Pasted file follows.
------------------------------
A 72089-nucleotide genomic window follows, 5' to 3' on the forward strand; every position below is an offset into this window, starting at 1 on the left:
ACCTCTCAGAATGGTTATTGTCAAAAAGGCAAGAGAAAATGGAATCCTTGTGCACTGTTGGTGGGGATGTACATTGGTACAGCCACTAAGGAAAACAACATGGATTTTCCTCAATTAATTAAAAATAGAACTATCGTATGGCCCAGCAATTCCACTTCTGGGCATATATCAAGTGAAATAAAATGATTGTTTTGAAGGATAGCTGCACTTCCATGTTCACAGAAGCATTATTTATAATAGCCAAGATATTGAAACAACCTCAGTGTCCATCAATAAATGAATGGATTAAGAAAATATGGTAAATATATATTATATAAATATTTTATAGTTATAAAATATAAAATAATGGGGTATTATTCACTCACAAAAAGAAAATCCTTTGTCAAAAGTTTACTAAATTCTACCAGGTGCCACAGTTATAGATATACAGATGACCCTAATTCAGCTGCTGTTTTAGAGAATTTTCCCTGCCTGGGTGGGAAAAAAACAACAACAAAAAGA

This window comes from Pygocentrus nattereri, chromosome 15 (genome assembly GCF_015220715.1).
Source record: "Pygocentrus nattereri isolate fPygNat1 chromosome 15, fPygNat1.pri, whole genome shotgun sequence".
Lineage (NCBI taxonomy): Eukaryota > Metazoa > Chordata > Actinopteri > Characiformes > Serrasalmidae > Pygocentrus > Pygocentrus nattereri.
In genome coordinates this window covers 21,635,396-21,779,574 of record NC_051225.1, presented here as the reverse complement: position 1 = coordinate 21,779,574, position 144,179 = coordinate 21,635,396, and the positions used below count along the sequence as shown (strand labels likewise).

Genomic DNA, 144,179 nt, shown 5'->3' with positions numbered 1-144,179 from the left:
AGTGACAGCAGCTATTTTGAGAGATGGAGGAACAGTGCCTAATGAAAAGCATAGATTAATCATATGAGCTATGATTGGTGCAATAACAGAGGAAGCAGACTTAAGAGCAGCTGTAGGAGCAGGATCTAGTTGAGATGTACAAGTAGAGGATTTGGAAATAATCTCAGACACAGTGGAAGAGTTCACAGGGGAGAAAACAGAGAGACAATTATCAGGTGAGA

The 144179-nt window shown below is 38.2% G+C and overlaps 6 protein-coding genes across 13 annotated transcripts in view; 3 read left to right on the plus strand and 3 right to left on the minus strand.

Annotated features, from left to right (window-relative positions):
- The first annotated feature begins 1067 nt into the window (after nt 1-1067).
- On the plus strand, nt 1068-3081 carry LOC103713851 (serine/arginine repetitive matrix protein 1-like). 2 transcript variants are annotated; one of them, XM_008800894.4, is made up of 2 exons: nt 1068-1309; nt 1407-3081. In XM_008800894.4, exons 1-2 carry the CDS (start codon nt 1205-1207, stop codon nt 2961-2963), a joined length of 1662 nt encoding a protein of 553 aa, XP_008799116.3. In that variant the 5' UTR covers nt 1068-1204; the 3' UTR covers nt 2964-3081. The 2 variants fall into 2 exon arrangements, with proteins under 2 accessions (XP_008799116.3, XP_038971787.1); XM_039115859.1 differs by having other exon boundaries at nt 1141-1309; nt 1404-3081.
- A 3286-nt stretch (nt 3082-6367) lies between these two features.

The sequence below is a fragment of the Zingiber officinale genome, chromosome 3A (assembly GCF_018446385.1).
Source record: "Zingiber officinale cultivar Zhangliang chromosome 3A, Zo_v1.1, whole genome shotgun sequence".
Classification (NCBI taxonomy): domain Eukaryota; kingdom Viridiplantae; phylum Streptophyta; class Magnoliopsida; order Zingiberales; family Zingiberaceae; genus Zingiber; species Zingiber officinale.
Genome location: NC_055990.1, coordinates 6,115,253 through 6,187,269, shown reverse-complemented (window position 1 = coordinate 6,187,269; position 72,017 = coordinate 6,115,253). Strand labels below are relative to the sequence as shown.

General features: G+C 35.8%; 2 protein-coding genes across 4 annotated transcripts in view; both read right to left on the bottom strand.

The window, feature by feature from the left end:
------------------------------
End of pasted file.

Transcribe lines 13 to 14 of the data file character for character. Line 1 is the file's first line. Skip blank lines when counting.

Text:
- A 3286-nt stretch (nt 3082-6367) lies between these two features.

The sequence below is a fragment of the Zingiber officinale genome, chromosome 3A (assembly GCF_018446385.1).